The upside of the down economy
Business may seem bleak in the capital city, but there are reasons for optimism
The cold December wind sweeps through the quiet parking lot of Dane’s Discount store, where a large sign proclaims, “STORE CLOSING” above shiny new motor scooters with prices slashed in half.
Inside, the store is eerily quiet. Barely audible is the cheery music that trickles through speakers overhead, and the usual jolly crowds of holiday shoppers are replaced by a handful of solitary bargain hunters sprinkled sparsely through the aisles. The six-year-old store is closing its doors for good at the end of the year, and the atmosphere there mirrors the solemn mood of owner Dane Wacaser.
“It’s very frustrating,” Wacaser says, glancing pensively toward the floor. “We’ve done our 65 hours of work each week for six years, and to see it not work is pretty disappointing. We’ve been going backwards since the fourth quarter of last year. We’re looking down the road and don’t see a change in the near future.”
Wacaser and his two sons run the store, which features one-time bargains snatched up in bulk and offered to customers at a discount. Now the task has become liquidating inventory to try to break even.
“We’re just trying to get back to zero,” he says matter-of-factly.
Dane’s Discount is one casualty of a tough economic climate that has seen consumers holding on to income that was once considered expendable. Sales of big-ticket items, such as the scooters sitting in front of the store, have dropped dramatically, Wacaser says, and his already-thin profit margin has simply vanished.
“We had never been really profitable, and the downturn just finished us off,” he says. “There’s the bottom line, and we were on the wrong side of it for a little over a year. We looked at it and didn’t see this Christmas season being good, and we knew it was time to pull the plug.”
Besides Wacaser’s bargain store, several other local businesses — Brew Bakers Caffe, Coco Bon Gourmet candy shop and River Wilde gift store to name a few — were shuttered this year as the troubled national economy continued to flounder, despite reassurances from the federal government that economic recovery is under way.
Consumers are concerned about the future – and legitimately so – says Mike Farmer, director of the city’s Office of Planning and Economic Development.
“I think there was, in the past 12 to 18 months, a kind of malaise with the larger picture, with people not feeling good about their investments, not feeling good about the value of their home, their job,” Farmer says. “They were timid, afraid, whatever word you want to use. People pulled back and held on to their money.”
As the troubled national economy sputters toward a fork in the road, it could veer toward recovery or collapse – an uncertainty that has Springfield’s consumers, business owners and government bodies scrambling to cut costs and hedge bets. At first glance, the economic numbers don’t seem encouraging, but some Springfield professionals say the future looks promising.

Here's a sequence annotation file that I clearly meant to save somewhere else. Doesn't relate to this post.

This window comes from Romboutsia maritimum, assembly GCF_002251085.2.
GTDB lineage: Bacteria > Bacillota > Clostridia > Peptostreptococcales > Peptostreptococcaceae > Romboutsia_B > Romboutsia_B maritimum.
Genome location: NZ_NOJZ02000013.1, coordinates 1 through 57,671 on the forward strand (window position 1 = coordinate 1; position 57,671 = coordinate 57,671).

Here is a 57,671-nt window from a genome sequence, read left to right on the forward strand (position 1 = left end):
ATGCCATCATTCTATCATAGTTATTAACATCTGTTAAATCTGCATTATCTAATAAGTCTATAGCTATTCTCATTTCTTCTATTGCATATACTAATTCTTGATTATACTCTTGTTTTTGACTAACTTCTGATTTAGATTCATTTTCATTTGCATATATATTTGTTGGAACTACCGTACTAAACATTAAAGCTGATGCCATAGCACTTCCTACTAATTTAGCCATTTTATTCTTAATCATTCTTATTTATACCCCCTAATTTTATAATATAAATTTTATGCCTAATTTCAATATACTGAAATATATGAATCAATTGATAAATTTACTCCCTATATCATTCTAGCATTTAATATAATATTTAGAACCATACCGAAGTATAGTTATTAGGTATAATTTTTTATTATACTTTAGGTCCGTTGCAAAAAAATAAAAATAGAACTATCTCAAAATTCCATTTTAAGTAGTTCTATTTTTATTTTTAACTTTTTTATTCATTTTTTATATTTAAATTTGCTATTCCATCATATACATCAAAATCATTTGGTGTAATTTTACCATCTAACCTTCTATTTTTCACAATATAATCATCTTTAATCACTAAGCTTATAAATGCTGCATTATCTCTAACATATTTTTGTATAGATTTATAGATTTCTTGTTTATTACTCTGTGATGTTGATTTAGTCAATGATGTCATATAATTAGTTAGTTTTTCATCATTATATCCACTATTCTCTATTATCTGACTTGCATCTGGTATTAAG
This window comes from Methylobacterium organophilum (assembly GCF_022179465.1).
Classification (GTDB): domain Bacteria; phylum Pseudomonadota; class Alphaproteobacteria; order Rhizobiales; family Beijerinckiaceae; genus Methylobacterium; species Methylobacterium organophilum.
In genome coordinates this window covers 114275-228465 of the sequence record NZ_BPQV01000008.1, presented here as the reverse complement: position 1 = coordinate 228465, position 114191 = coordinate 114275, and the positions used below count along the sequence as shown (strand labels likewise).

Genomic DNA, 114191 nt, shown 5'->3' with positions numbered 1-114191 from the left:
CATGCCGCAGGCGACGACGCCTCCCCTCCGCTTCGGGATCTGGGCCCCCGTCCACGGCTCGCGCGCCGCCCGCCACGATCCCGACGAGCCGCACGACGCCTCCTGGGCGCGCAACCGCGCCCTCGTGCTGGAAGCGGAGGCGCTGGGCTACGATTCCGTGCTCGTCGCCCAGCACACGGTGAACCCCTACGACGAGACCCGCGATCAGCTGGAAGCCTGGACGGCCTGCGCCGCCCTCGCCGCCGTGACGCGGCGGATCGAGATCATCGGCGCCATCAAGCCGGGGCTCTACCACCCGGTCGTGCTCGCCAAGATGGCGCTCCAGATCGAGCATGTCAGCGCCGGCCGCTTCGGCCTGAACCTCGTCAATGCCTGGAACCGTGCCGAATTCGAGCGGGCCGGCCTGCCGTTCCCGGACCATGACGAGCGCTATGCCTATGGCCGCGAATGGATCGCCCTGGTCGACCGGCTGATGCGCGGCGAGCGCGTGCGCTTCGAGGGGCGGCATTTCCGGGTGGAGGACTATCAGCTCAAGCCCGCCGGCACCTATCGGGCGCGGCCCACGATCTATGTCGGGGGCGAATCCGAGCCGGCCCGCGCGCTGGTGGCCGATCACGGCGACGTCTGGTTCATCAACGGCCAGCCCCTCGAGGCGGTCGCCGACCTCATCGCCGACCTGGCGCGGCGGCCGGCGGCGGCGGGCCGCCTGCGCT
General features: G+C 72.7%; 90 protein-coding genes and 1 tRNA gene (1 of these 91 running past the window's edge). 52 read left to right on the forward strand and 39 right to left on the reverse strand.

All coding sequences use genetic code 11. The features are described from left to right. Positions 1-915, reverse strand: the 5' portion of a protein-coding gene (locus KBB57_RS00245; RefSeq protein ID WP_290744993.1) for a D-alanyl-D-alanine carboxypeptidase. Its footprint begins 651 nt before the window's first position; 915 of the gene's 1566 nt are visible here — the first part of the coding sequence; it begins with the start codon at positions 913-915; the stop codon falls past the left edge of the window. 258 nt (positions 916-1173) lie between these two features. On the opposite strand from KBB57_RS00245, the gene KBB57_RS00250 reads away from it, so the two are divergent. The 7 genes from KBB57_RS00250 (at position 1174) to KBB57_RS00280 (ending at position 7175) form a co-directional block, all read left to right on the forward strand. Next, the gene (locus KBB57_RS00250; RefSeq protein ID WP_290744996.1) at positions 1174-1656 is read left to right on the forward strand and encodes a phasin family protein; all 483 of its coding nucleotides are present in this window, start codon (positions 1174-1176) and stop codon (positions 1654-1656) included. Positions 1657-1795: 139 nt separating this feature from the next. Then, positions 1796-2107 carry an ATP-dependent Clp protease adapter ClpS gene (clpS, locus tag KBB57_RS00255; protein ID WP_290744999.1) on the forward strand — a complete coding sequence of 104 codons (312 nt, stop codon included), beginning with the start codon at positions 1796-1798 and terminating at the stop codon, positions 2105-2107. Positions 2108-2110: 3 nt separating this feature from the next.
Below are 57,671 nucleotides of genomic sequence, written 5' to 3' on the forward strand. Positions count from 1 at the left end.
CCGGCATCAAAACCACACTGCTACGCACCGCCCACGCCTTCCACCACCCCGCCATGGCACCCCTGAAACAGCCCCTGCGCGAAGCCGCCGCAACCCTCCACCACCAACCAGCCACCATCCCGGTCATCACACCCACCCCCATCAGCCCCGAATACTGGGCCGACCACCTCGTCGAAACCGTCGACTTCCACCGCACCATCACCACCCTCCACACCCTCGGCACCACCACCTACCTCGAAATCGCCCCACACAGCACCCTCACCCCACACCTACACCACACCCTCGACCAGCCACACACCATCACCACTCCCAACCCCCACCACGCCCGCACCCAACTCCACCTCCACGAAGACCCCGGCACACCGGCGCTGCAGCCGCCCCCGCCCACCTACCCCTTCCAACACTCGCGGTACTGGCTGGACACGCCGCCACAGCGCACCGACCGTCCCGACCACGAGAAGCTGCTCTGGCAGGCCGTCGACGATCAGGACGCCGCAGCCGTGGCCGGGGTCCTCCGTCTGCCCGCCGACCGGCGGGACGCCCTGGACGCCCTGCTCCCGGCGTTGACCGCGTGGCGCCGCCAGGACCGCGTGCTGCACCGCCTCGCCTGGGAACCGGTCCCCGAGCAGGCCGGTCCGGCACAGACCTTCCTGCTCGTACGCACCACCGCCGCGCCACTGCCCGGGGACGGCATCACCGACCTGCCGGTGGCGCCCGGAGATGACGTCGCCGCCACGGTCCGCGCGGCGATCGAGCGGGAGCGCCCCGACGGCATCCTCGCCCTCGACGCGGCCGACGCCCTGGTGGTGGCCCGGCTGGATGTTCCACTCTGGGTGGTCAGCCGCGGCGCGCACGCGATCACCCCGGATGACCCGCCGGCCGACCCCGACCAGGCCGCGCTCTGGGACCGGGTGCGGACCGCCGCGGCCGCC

Seeing the big picture can be tough when the economy is concerned, so experts look to certain indicators for clues about economic health – things like unemployment rates and business growth. Additionally, the rate of home foreclosures in a community has become an indicator of concern lately because of waves of home foreclosures nationwide. These are only a few of the important indicators, but they together show why Springfield residents may be apprehensive about the future.
Unemployment rates in the Springfield area have increased 54 percent in the past two years, with data from the Illinois Department of Employment Security estimating Springfield’s jobless rate at 8.2 percent of the workforce for October, the most recent month for which data is available. The data show an estimated 9,300 area workers were without jobs that month.
Ameren Corp. let go about 300 Springfield workers this year through layoffs and buyouts, while the soon-to-close Honeywell Hobbs plant will cut 120 workers when the company moves operations to Mexico. State government workers – a longtime staple of Springfield’s employment scene – have faced a steady decline in numbers over the past 20 years, with an average of 316 jobs lost each year (See “Springfield’s shrinking state workforce,” by Patrick Yeagle, Oct. 1, 2009), and countless locally-owned small businesses have had to cut labor forces to stay afloat as well. The Springfield area’s average monthly unemployment is 7.1 percent so far this year – the highest average rate in 26 years.
New construction – an indicator of development and thus economic vigor – has seen a tough year as well. The number of new construction permits issued by the city has fallen only slightly this year compared with 2008, but the combined value of those projects has plummeted, compared with last year’s figures. By October 2008, the city had issued 165 new building permits for projects worth almost $122 million. By October 2009, it had issued 152 permits worth only $67 million. The decreased valuation means less ambitious projects and less tax revenue to support city services.
Home foreclosures in Sangamon County seem to have slowed their pace, with 509 so far this year, according to data from Sangamon County Circuit Clerk Tony Libri’s office. That number is relatively low for the area, considering there were 761 foreclosures here in 2008, 688 in 2007 and 693 in 2006.
Online foreclosure tracker RealtyTrac, Inc., says Illinois has the sixth highest foreclosure rate among all states, with almost 20,000 foreclosures statewide through October — one for every 263 homes. Across the United States, that rate is even higher, with 937,840 homes — one in every 136 — receiving a foreclosure filing in the third quarter of this year, the company says.
Despite the lower number of foreclosures locally, the state and national rates remain high, feeding fears among consumers that the worst is yet to come.
Considering those factors – shuttered businesses, high unemployment, slowed growth and high foreclosure rates – the situation looks rather bleak, but there is another side of the story that the numbers alone don’t tell. Things could have been a lot worse, say some local professionals, and Springfield’s unique characteristics have spared this city much of the suffering felt elsewhere.
“The past year has been a struggle for a lot of businesses,” Farmer says. “But for cities our size, we’ve fared pretty well. Springfield has always had a fairly reasonable ability to withstand downturns because of some of the stabilizing elements in our economy, like state employment, insurance companies, health care, tourism….”